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Viceroy Hotel New York

First Look – Viceroy: A Hotel for All Vices
November 13, 2013
By , Galavante Contributor

You know the old saying “It’s about the journey, not the destination?” Well, it must have come from the mouth of someone aboard a Bombardier BD-700 Global Express. Because even when the destination is paradise, we have a pretty hard time disembarking from the sumptuous comforts of a luxury yacht or private plane. But now, we’ve found the best of both worlds with the opening of Viceroy New York in Midtown, new to the scene last month.

Admittedly, infusing the best of private luxury travel into an actual hotel is a gimmicky idea. But when executed properly, it’s pure genius. Enter Roman and Williams, the dynamo design firm behind Viceroy New York, who has transformed the concept into something completely sophisticated. Really, it’s all about the custom finishes. Take, for example, the soon-to-open roof deck. Its walnut-and-leather sofas and brass details lend a luxury airliner feel as soon as you step through the steel-and-glass doors. With the expansive views of midtown Manhattan and Central Park from its 29th floor perch, you’ll really feel like you’re flying high – especially after a few handcrafted martinis. And for cooler NYC nights, there’s a basket with blankets to cozy up beneath.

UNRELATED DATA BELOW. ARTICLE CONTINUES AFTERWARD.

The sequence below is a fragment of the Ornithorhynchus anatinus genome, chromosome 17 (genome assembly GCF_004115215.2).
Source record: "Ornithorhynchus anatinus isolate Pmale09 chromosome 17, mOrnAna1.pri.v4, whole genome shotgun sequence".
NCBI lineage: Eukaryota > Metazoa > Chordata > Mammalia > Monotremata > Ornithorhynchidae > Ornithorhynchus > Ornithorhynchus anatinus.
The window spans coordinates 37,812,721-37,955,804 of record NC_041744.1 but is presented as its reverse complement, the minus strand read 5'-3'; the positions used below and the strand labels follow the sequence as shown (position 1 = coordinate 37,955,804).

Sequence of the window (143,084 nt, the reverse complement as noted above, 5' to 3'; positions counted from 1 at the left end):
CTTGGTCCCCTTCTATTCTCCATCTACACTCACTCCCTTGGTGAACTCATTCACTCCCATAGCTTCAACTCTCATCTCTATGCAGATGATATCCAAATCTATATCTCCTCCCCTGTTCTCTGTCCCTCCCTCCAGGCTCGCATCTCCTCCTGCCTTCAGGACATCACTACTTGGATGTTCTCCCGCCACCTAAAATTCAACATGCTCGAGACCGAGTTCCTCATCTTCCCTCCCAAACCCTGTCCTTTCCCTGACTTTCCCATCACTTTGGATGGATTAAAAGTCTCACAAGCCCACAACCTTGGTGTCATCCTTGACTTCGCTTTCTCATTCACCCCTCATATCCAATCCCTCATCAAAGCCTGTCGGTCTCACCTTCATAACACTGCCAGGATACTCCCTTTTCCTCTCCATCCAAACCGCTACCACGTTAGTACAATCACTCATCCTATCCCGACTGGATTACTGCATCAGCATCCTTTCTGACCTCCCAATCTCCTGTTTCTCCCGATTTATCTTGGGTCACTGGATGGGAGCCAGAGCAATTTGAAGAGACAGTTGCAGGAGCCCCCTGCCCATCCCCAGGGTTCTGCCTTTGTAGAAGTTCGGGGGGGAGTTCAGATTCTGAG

Meanwhile, the 240 guest rooms and suites are reminiscent of ship cabins, with exotic iroko wood, tambour paneling, leather accents, and a mix of metals, like aluminum and brass. The minimalist rooms are outfitted with sleek furnishings, and instead of peeking through a porthole, you’ll have panoramic vistas of Central Park thanks to the floor-to-ceiling black muntined windows.

At Kingside restaurant, caramel leather banquettes lined with glazed black-and-white brick conjure an old-school subway platform (don’t worry – minus the crazies), which is also echoed in the black-and-white checkerboard floor. But design isn’t all Kingside has to offer. The hotel enlisted the Gerber Group and Chef Marc Murphy of Landmarc and Ditch Plains to create a New American menu that’s heavy on the charcuterie and cheeses – it’s hard to miss the glossy red meat slicer and abundance of hanging meats – along with an extensive raw and crudo bar.

So sit back, relax, and enjoy the destination.

(Photos courtesy of Viceroy New York)